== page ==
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Thursday, 10 January 2019
The basics about contracts for esports athletes.
Due care should be exercised when signing a contract.
All contracts should aim to provide players, clubs, organizers, and national federations with security, as well as outline the requirements of the parties that enter into such.
There are basics to contracts of which all gamers should be aware.
In essence, an esports contract is like anyemployment contract. Where the athletes are employed by profit making ventures to earn monies (through appearance fees, sponsorships, prize-money), I am of the opinion that such contract must comply with theBasic Conditions of Employment Act. In such contract, the player's working conditions, pay, duties, and other pertinent details must be carefully spelt out.
The legislation will see a R20.00 compulsory hourly rate, which will be phased in at R18.00 an hour for farmworkers and R15.00 an hour for domestic workers.
As such contracts will provide for the following clauses:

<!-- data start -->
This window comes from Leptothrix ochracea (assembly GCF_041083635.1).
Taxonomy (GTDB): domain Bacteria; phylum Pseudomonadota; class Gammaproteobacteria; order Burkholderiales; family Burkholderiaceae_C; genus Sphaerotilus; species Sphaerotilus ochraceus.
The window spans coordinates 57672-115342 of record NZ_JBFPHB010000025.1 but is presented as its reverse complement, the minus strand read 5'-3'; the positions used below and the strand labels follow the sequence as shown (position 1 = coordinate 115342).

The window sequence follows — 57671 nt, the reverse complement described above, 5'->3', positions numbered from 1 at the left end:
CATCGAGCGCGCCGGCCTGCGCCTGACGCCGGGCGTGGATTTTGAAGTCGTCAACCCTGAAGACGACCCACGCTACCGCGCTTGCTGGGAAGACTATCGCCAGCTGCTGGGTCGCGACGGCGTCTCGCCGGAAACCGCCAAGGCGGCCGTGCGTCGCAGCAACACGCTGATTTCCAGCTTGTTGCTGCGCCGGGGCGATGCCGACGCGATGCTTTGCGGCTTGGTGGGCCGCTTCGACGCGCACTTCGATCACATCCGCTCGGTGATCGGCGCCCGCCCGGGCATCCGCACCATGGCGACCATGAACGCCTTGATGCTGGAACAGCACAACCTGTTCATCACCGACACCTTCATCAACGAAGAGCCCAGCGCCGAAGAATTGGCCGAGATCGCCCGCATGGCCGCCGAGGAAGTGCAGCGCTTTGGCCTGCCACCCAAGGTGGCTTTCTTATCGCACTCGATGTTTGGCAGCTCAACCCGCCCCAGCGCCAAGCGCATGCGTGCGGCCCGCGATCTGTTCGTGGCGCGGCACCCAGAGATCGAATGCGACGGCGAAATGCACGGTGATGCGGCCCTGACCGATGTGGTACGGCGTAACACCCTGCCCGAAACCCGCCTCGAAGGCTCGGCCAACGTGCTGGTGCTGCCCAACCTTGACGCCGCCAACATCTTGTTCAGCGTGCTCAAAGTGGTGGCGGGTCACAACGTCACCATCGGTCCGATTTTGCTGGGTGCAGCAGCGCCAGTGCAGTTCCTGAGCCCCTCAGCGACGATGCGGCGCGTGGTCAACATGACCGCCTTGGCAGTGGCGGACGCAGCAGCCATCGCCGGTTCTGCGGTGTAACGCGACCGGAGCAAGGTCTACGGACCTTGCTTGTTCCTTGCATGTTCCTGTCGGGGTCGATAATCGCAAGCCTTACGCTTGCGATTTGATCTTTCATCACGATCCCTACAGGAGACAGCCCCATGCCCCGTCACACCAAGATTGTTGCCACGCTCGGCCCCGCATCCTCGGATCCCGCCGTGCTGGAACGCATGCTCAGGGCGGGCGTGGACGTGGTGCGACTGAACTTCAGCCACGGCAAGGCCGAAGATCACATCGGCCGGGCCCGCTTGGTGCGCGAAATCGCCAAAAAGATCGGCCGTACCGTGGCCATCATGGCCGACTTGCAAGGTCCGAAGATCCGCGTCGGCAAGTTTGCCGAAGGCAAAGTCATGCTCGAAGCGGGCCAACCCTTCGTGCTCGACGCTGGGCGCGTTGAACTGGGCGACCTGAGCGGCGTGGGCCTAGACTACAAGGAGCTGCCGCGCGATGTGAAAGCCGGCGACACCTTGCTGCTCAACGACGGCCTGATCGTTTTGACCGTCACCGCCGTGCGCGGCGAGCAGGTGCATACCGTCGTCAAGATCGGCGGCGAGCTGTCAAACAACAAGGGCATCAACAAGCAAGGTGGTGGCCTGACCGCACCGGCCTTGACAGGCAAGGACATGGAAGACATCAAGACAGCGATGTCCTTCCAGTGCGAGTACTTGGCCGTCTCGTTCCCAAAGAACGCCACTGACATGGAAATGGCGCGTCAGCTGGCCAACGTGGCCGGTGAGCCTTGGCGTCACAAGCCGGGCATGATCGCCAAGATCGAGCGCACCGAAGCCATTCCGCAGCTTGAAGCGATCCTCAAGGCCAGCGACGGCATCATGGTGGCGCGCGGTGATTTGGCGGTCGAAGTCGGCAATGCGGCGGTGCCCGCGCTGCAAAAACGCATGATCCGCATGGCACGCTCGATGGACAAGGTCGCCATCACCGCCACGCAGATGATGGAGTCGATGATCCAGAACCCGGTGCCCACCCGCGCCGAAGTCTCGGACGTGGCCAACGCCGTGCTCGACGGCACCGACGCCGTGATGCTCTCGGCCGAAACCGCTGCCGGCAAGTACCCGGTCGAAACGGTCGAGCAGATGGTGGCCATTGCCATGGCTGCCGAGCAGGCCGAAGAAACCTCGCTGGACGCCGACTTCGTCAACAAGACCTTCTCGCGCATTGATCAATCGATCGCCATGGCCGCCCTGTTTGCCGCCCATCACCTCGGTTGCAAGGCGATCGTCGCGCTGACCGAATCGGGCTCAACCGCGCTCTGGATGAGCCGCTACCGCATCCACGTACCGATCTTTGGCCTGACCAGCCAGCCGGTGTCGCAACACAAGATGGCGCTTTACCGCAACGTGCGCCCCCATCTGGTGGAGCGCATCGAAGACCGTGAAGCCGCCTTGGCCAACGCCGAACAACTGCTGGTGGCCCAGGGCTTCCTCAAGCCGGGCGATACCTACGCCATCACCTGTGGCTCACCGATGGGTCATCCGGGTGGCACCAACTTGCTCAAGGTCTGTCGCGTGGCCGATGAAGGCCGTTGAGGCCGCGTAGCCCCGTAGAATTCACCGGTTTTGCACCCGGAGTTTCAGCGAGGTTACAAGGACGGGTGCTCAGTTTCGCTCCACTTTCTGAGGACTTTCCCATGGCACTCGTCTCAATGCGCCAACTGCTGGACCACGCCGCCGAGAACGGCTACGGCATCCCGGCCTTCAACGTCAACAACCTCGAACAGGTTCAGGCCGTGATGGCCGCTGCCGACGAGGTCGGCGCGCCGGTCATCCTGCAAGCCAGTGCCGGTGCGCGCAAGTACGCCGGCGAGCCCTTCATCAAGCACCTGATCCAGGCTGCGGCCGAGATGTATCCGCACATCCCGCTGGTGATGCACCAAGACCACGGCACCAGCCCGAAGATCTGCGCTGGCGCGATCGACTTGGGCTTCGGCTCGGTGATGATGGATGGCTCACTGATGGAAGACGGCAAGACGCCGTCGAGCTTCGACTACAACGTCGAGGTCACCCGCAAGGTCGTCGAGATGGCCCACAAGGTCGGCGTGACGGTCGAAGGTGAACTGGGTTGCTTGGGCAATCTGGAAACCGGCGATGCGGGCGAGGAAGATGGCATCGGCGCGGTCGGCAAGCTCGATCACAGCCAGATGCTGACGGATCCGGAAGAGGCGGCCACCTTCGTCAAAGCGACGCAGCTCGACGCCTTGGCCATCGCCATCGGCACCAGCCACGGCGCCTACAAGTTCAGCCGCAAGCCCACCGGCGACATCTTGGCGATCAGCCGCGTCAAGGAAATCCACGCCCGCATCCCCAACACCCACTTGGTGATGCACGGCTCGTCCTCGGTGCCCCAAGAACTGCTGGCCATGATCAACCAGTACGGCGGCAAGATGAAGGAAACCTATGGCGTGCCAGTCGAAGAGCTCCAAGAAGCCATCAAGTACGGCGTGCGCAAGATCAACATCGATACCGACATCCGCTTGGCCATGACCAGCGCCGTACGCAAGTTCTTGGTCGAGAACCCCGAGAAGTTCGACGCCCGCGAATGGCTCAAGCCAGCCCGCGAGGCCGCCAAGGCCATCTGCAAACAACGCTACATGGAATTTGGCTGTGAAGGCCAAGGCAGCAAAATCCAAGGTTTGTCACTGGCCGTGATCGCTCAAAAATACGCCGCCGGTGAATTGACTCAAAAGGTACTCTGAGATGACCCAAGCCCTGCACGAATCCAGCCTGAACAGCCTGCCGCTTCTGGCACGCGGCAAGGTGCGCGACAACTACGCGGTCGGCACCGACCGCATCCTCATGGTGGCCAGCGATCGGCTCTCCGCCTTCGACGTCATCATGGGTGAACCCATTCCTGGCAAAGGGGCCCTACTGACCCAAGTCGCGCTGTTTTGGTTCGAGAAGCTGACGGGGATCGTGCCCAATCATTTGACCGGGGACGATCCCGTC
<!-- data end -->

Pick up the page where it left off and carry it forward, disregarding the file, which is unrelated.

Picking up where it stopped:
Company or organizational guidelines
Ill health and leave benefits
The percentage the organisation will take from any potential tournament winnings
Generally though, contracts for esports athletes will be for a finite period which could be a year or even a few months, or even just for a specific tournament.
However, in the case of all contracts, the contracts are subject to South African law.
The contracts themselves may too have to comply with more than just the law. For example, Mind Sports South Africa will not select players who have contracts that are in conflict with the contract that MSSA requires the members of the National Team to sign.
It is a requirement in South African law to seek advice from a legal professional before signing. Any queries must too be raised before signing and clarification must be obtained.